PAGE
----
This colloquy was organized around the unpleasant hypothesis that the Supreme Court would overrule Roe v. Wade and that Congress would not fill the resulting void with federal legislation. The abortion debate would then move to the states, where local majorities could enact their own resolutions. If the local majorities were large enough, they could even write their local resolutions into their state constitutions. The contrasting state constitutions that could result might then replicate the comparativists' current juxtaposition between the U.S. Constitution and the constitutions of Germany and Ireland. In some states, prohibition of abortion would be constitutionally required, while other states would give constitutional recognition to a woman's right to choose.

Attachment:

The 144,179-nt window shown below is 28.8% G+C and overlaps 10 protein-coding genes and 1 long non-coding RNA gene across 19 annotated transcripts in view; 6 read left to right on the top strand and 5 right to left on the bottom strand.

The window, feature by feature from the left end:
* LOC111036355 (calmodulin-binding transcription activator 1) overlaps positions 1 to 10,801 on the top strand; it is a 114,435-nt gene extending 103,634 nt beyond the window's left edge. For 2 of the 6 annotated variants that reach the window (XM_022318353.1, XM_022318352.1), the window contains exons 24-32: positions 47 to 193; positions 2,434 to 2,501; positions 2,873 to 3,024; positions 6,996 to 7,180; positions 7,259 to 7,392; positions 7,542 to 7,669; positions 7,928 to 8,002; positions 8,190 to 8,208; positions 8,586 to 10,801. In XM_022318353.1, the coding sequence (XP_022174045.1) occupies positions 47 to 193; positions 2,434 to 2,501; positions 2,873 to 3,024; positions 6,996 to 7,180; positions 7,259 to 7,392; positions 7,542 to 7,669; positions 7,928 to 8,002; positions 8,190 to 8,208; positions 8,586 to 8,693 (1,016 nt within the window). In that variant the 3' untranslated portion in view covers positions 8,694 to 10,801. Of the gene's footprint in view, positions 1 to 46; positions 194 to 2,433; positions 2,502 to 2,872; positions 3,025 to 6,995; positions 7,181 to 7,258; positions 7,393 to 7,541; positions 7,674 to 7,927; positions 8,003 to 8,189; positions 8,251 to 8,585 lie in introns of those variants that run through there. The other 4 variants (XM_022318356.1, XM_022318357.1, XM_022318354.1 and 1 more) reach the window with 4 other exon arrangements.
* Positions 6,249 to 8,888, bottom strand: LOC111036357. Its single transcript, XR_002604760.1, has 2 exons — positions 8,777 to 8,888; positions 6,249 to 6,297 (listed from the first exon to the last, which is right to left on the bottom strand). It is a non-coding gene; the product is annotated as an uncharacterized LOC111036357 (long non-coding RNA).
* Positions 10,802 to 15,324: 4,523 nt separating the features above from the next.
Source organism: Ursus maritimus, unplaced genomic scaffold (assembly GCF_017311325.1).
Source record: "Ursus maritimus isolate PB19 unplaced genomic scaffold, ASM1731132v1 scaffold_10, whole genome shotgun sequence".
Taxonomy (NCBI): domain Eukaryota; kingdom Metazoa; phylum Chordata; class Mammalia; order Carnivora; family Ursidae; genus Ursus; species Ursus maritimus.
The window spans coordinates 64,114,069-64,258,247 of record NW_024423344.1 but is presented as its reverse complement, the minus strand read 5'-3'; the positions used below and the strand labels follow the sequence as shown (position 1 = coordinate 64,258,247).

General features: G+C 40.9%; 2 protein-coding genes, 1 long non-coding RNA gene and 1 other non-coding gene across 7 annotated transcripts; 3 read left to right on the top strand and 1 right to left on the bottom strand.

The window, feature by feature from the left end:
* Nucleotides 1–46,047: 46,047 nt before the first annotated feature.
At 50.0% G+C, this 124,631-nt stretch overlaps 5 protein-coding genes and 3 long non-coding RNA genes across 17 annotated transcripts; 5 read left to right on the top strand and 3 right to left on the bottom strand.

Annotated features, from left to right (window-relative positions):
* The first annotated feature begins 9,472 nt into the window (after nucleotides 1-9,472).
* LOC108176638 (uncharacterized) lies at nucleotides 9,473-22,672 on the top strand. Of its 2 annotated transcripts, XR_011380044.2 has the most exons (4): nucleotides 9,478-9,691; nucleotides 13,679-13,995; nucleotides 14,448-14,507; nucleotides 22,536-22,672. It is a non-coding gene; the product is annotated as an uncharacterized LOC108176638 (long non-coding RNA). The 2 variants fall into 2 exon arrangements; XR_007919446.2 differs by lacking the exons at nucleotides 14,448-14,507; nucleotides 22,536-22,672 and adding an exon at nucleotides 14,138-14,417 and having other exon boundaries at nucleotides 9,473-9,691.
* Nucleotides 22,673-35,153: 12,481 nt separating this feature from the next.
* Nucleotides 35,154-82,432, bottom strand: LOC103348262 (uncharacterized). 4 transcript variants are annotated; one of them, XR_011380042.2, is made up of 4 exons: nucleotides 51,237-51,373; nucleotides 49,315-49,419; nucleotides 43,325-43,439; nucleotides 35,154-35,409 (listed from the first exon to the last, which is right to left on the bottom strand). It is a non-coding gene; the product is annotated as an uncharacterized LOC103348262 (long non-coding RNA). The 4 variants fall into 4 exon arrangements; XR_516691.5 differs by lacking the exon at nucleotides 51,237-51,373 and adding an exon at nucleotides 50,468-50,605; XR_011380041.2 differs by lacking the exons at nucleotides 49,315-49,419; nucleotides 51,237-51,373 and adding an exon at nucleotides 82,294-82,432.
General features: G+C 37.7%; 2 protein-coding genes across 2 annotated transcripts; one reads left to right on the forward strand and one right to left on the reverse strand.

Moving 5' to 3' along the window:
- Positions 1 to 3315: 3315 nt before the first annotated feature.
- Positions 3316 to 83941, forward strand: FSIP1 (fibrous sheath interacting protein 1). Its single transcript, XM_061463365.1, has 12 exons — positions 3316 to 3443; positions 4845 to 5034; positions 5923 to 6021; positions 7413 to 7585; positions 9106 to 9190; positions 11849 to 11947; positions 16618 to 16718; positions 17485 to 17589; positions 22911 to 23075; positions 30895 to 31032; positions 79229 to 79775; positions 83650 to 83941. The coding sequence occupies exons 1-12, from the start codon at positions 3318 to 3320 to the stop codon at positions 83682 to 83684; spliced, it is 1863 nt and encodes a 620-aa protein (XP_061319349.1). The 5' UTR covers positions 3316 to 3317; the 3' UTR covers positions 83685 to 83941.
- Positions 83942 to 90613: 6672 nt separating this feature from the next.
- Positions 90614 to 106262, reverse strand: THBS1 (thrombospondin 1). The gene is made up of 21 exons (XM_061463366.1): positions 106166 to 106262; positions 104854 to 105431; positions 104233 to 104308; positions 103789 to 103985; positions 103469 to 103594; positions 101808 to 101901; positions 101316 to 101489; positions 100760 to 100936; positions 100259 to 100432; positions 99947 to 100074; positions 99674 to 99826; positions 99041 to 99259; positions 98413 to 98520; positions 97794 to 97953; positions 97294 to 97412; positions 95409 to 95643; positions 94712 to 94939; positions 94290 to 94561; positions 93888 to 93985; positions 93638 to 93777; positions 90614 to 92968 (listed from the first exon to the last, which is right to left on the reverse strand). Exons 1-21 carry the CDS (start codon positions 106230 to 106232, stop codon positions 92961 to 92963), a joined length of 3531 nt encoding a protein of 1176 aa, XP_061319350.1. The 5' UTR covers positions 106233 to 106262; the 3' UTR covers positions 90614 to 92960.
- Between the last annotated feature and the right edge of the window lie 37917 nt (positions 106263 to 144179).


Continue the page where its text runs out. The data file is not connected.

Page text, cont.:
Federal preemption principles and federal rights doctrines do not ordinarily distinguish between state statutes and state constitutional provisions as objects of federal displacement. That Brilmayer and Kreimer offer no separate analysis of such a variation on their hypotheticals is therefore understandable. But I hope to show that this . variation underlines some of the troubling aspects of territorialism, and particularly of Brilmayer's proposals concerning preemptive grants of autonomy.
Gerald L. Neuman,
Conflict of Constitutions? No Thanks: A Response to Professors Brilmayer and Kreimer,
Mich. L. Rev.
Available at: https://repository.law.umich.edu/mlr/vol91/iss5/4